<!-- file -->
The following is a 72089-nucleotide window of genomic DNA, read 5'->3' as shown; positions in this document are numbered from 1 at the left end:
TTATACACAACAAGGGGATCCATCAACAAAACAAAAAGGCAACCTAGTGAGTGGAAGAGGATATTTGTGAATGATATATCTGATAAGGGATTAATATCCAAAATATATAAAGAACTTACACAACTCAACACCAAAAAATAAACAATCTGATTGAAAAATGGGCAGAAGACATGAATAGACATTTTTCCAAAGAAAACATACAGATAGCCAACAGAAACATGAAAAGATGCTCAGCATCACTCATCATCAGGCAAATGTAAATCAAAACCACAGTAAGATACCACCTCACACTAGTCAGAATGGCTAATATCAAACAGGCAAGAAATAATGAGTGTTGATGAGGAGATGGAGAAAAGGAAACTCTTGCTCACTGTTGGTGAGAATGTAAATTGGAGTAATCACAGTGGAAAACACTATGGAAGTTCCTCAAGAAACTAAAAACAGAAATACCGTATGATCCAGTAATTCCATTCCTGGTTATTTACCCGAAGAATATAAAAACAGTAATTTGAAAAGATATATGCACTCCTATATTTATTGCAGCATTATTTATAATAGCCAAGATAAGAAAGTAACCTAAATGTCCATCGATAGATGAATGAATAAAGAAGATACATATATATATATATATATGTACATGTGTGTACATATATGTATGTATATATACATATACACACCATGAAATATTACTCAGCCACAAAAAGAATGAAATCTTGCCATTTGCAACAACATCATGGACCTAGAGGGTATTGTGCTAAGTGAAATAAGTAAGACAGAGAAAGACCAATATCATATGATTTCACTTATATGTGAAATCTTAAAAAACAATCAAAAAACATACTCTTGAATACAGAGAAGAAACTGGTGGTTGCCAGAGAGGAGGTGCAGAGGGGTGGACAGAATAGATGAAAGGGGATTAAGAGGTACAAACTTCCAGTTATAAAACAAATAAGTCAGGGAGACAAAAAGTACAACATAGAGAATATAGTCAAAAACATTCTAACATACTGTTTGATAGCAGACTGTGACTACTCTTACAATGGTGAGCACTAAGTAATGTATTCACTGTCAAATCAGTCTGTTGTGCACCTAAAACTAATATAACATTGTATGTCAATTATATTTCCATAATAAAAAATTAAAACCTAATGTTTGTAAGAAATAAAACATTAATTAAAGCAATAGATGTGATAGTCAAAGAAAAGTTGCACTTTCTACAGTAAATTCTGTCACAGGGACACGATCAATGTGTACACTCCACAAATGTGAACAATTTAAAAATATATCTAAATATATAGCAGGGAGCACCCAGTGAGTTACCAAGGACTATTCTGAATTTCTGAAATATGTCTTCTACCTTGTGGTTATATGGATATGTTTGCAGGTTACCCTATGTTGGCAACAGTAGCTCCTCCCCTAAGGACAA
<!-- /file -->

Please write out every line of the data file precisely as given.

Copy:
The following is a 72089-nucleotide window of genomic DNA, read 5'->3' as shown; positions in this document are numbered from 1 at the left end:
TTATACACAACAAGGGGATCCATCAACAAAACAAAAAGGCAACCTAGTGAGTGGAAGAGGATATTTGTGAATGATATATCTGATAAGGGATTAATATCCAAAATATATAAAGAACTTACACAACTCAACACCAAAAAATAAACAATCTGATTGAAAAATGGGCAGAAGACATGAATAGACATTTTTCCAAAGAAAACATACAGATAGCCAACAGAAACATGAAAAGATGCTCAGCATCACTCATCATCAGGCAAATGTAAATCAAAACCACAGTAAGATACCACCTCACACTAGTCAGAATGGCTAATATCAAACAGGCAAGAAATAATGAGTGTTGATGAGGAGATGGAGAAAAGGAAACTCTTGCTCACTGTTGGTGAGAATGTAAATTGGAGTAATCACAGTGGAAAACACTATGGAAGTTCCTCAAGAAACTAAAAACAGAAATACCGTATGATCCAGTAATTCCATTCCTGGTTATTTACCCGAAGAATATAAAAACAGTAATTTGAAAAGATATATGCACTCCTATATTTATTGCAGCATTATTTATAATAGCCAAGATAAGAAAGTAACCTAAATGTCCATCGATAGATGAATGAATAAAGAAGATACATATATATATATATATATGTACATGTGTGTACATATATGTATGTATATATACATATACACACCATGAAATATTACTCAGCCACAAAAAGAATGAAATCTTGCCATTTGCAACAACATCATGGACCTAGAGGGTATTGTGCTAAGTGAAATAAGTAAGACAGAGAAAGACCAATATCATATGATTTCACTTATATGTGAAATCTTAAAAAACAATCAAAAAACATACTCTTGAATACAGAGAAGAAACTGGTGGTTGCCAGAGAGGAGGTGCAGAGGGGTGGACAGAATAGATGAAAGGGGATTAAGAGGTACAAACTTCCAGTTATAAAACAAATAAGTCAGGGAGACAAAAAGTACAACATAGAGAATATAGTCAAAAACATTCTAACATACTGTTTGATAGCAGACTGTGACTACTCTTACAATGGTGAGCACTAAGTAATGTATTCACTGTCAAATCAGTCTGTTGTGCACCTAAAACTAATATAACATTGTATGTCAATTATATTTCCATAATAAAAAATTAAAACCTAATGTTTGTAAGAAATAAAACATTAATTAAAGCAATAGATGTGATAGTCAAAGAAAAGTTGCACTTTCTACAGTAAATTCTGTCACAGGGACACGATCAATGTGTACACTCCACAAATGTGAACAATTTAAAAATATATCTAAATATATAGCAGGGAGCACCCAGTGAGTTACCAAGGACTATTCTGAATTTCTGAAATATGTCTTCTACCTTGTGGTTATATGGATATGTTTGCAGGTTACCCTATGTTGGCAACAGTAGCTCCTCCCCTAAGGACAA